What is being called a "massive, smelly blob" of seaweed is now heading toward Florida, experts say, and it could arrive earlier than June.
What does that mean for the Village of Key Biscayne, where last year 413 truckloads were required to haul away 7,420 cubic yards of the stringy, slimy, stinky brown sargassum (the fancier word for seaweed)?
"We're aware of it, but how much is going to get to Florida depends on wind currents and Mother Nature," said Dr. Roland Samimy, the Village's Chief of Resiliency and Sustainability. "We are giving folks a heads-up that it might be a heavy seaweed year."
According to news reports, the "blob" doubled in size in December and again in January, and although the amount decreased in the Atlantic Ocean, still between 6.1 and 8.7 million tons could be headed toward Florida's beaches, the Caribbean Sea and the Gulf of Mexico.
The 1,100 square-mile patch could fill some 3,000 Olympic-sized swimming pools, according to University of Miami environmental engineers.
Satellite imagery from the University of South Florida's Sargassum Watch System (SaWS) project shows Florida, using hurricane terms, in the "Cone of Uncertainty." Experts there say, although there has been a slight decrease lately, the forecast still calls for a "major" sargassum year, and "the Florida Keys may start to see small amounts in March."
The Village of Key Biscayne's contract with Florida Beach Raker calls for a fixed rate and will be budgeted "about the same" for Fiscal Year 2024," Dr. Samimy said.
The contract is for $780,000 (about $65,000 a month), but $200,000 of that goes toward grooming the beach.
The fortunate part of having a contract like this is, if a "blob" of such magnitude were to approach the island, Beach Raker would still be responsible for the increased collection at the same price.
"The reason we did it that way is cost savings," Dr. Samimy said. "You can say I'm going to commit to a certain number of trucks, but if you need more, up-front negotiations (results in) a better price than having to buy, say, a la carte trucks."
"More often than not" (because of recent sargassum trends), a deal like this would be to the Village's advantage, he said.
The reason the swath of seaweed has been labeled as an unscientific "blob" came after a Boynton Beach Ocean Rescue chief was quoted, exaggerating, in a USA Today story: "Our beach could literally be clean at 8 a.m. and three to four hours later a giant mat of sargassum the size of a mall will come in like the blob, like a Stephen King movie."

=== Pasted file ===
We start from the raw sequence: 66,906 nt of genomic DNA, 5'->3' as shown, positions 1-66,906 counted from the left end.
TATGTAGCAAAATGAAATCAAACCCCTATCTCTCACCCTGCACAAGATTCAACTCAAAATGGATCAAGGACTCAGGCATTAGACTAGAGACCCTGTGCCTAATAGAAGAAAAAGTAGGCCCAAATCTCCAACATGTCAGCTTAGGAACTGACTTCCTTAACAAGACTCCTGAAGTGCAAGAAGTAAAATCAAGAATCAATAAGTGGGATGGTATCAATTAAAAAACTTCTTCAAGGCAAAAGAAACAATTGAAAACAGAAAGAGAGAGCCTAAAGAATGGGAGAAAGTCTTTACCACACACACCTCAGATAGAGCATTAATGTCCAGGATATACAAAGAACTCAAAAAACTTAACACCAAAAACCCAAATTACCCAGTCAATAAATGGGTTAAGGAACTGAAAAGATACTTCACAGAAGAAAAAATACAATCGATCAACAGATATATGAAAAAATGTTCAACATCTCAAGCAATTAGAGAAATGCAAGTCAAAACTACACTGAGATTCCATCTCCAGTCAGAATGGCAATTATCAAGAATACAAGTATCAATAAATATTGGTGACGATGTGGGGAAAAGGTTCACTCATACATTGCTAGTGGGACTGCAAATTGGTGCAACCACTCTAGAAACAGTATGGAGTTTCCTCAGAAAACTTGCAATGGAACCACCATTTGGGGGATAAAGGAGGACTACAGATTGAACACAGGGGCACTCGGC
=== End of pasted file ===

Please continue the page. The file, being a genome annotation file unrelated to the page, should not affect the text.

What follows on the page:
On Key Biscayne, the Oceana condo has two beach access paths for trucks, used for beach renourishment and seaweed pickup. Noise from the trucks is one concern but, of course, a filthy beach is likely the bigger issue.
"We're reaching out to (those residents)," Dr. Samimy said, hoping to get a gauge on what they'd like to see "for meeting the level of service with what the community wants. We're sort of in a wait-and-see mode."
In the right amounts, sargassum is essential for marine life, experts say. But too much can cause environmental, ecological and economic problems. As it decomposes on the beach, it begins to stink as hydrogen sulfide is released, and becomes toxic to fish.
Traditionally on Key Biscayne, May to September has been the period for the heaviest amounts of sargassum.
"It's an unfortunate indication of what we're doing to the environment," Dr. Samimy said. "It's getting worse and we have more to deal with. What we're doing over time indicates an imbalance. When you warm the sea surface up and put a lot of nutrients in there, plants like sargassum like to grow, and then (combine that with) ocean currents and wind currents ... it's a lot of seaweed."
Dr. Samimy isn't worried about this latest "blob," however.
"It's not worrying, just frustrating," he said. "We'll have a lot of people complaining about how it smells, and why we can't do anything (to prevent it). But when people start complaining, they just need to look in the mirror."
In the past couple of years, the Village has been looking at several methods in which sargassum could be turned into a valuable resource, even connecting with a worm farm that would eventually turn the seaweed into compost from worm excrement.
"That's why," Dr. Samimy said, "we're trying to figure out alternative (solutions) for the problem that nature keeps throwing at us."
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